Marc My Words
From Marc Alexander MP
United Future NZ-Christchurch Supplement
With our unemployment rate at around 5%, a record Budget surplus and a reasonably healthy economy, I think now would be a good time to put in place a new strategy to deal with the long term unemployed.
We need something more than Labour's woolly 'Dr. Feelgood' approach and something a bit more inspired than National's tired 'work for dole' rhetoric. We have young school leavers who are faced with unskilled work, minimal long-term prospects, tertiary education with the daunting probability of unaffordable student loans, or a demoralising start to their adulthood on the dole.
Right now, we have a skills shortage exacerbated by comparatively low wages in apprenticeships in our core industries; high business compliance costs and even higher tax rates that penalise those whose natural inclination to innovate and create new industries (and jobs) is drained of enthusiasm. We have a student debt time bomb that encumbers the initiative of our graduates with an economic millstone that prevents them starting a business, buying a house and starting a family. No wonder so many feel defeated before they begin and either hop on the dole or go offshore!
Youth unemployment stands at an unacceptable high of 11%.............. small wonder that so many turn to a spiral of depression, suicide, drugs and crime. The status quo has become so entrenched that an unemployed youth who struggles out of such a cycle of dependence and soul destroying reliance on the disheartening socialist 'nanny state' can be deemed a damn miracle.
And what of those who grow up in families that intergenerationally 'feed' off the backs of honest hardworking Kiwis and have no role model of responsibility? It used to be that the application of shame and social unacceptability would motivate these kids into understanding that in order to receive it is necessary to give. But sadly not any more....that has become politically incorrect and we now consider them 'work challenged' instead of the old fashioned term of indolent.
No-one can reasonably argue against those who are infirm (either in the short or long term) from receiving assistance; or that those who are in temporary strife ought not to be helped. Certainly some care needs to be taken to bring long term dependants back into a real connection with their communities economically and socially; but is it really fair and right that those trying to be responsible as contributing members to our society are taxed to a level that puts them at risk of becoming in need themselves?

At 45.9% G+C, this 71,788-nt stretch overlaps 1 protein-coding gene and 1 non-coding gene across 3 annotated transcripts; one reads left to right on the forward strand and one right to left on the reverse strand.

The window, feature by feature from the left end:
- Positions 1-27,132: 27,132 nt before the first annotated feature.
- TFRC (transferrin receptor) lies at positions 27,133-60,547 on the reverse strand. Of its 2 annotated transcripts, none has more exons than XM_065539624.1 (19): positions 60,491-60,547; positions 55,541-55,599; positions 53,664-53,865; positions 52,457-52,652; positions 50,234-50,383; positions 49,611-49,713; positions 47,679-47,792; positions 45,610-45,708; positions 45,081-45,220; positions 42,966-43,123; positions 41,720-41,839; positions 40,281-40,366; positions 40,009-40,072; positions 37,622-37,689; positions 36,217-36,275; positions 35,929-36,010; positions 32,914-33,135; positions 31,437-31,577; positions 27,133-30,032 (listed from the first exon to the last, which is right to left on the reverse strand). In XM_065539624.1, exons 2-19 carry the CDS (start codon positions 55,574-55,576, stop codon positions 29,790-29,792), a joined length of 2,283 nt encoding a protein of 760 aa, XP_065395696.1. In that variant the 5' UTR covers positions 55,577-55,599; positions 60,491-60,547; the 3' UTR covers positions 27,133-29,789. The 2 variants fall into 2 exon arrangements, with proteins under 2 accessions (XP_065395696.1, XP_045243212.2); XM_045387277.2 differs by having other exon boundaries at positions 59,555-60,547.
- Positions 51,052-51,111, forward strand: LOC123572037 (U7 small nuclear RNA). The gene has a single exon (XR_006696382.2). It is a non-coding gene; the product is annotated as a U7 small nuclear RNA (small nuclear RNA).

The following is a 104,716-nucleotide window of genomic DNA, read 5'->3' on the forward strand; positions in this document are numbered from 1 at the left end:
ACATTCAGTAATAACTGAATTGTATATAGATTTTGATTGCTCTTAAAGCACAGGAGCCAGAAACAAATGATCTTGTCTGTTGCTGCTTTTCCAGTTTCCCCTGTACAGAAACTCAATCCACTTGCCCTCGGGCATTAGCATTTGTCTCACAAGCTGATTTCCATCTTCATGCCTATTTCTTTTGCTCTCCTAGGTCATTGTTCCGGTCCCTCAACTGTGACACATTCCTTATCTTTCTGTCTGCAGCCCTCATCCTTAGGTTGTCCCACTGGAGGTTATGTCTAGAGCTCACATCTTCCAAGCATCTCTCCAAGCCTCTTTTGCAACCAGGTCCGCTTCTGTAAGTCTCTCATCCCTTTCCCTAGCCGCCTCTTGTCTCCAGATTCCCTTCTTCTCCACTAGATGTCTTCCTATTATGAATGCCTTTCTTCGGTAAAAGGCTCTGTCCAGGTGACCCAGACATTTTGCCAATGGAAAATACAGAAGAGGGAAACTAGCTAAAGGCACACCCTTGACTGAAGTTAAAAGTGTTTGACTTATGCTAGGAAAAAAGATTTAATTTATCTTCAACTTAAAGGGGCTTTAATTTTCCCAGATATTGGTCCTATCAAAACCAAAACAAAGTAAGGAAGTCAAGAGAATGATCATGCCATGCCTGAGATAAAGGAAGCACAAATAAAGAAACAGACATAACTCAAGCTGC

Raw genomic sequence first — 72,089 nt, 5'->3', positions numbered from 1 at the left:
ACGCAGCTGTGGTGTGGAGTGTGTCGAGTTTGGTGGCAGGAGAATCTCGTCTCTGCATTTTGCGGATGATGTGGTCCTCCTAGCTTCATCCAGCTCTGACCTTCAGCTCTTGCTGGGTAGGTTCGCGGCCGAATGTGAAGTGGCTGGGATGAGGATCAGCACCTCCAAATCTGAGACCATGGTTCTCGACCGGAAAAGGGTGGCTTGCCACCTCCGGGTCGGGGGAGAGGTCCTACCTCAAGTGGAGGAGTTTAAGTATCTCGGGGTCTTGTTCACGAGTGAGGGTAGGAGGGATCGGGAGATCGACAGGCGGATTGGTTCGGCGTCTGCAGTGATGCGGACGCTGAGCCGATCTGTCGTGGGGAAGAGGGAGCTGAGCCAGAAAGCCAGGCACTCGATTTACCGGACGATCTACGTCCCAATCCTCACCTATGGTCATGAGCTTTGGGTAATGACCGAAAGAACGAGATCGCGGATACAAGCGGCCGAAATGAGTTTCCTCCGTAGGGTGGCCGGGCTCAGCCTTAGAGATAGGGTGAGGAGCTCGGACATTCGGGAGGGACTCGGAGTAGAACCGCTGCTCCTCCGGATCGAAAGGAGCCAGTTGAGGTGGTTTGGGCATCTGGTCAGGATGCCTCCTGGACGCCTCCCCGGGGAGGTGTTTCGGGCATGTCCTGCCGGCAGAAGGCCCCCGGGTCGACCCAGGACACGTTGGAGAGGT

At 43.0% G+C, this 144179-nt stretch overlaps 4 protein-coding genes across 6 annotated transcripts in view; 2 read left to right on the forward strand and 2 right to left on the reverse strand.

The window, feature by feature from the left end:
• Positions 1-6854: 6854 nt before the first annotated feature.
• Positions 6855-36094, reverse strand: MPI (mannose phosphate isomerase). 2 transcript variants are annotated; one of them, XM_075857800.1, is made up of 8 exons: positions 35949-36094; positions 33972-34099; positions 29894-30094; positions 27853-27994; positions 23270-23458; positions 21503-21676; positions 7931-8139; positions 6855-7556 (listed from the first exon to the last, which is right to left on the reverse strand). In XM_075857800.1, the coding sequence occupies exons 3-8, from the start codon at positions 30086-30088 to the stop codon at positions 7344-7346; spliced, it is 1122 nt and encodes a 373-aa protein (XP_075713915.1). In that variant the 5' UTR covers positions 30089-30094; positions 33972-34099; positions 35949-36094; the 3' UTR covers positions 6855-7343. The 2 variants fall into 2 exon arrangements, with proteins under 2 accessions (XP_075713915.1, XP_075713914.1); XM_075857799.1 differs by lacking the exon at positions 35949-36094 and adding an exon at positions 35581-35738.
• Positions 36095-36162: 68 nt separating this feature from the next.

Why should students lock themselves into an insurmountable debt when a spell in prison affords them educational opportunities without cost?
Why should hard working taxpayers receive a piddling pension and be means tested for all other benefits, when they're still expected to pay for those who show social irresponsibility by their refusal to work?
The 'bleeding pockets of the taxpayer' deserve the band aid of lower taxes; students need to be encouraged to fully participate in our economy without the yoke of a preposterous loan regime; the long term unemployed must be brought to account for their voracious appetite on the wallets of the overburdened taxpayer; and the children of the intergenerationally reliant must be given better role models to lead them out of the tragedy of State dependence.
Why should personal beliefs over-ride employment necessities?
By now most will have read about Brendon Ward who was 'put out' when his job application at a Burger King was unsuccessful because his religious beliefs precluded him from working on Sundays.
The appeal to 'human rights', 'freedom of religious expression' and 'employee rights' are as absurd as they are indicative of our insane PC culture which allows everybody's idiosyncracies to warrant social protection and sanction.
Why should any employer be obliged to favour personal beliefs which run counter to the imperatives of the conditions and requirements of the job offered?
This sort of thing happens with some regularity. I know of many anecdotal instances where work obligations are set aside for personal reasons which go far beyond the reasonable. Synchronised swimming, a meeting with the Raelian cult and Kung Fu have all been advanced as reasons why so and so can't work on this day or that. These individuals need to get real and open their eyes; they are not the centre of the universe and that the world's economic system doesn't stop for them.
In Brendon's case, I suspect he would be the first to complain if he needed a doctor on Sunday only to find they were off praying somewhere and refusing to work; or if the firemen and police were taking the time to contemplate their eternal place in the 'big picture' just as his house was burning, or an offender was making off with his possessions. For me it's all pretty simple. There's a job available which is within his abilities and, all things being equal, the employer could offer it to him. He either wants to work or not. If he does, then great...another youth is on his way! If he doesn't, then he can find another but shouldn't expect the taxpayer to tide him over until he finds one. He had a choice...he blew it!
My advice to him is to spend less time worrying about the world in the hereafter and start dealing with the world in the here and now!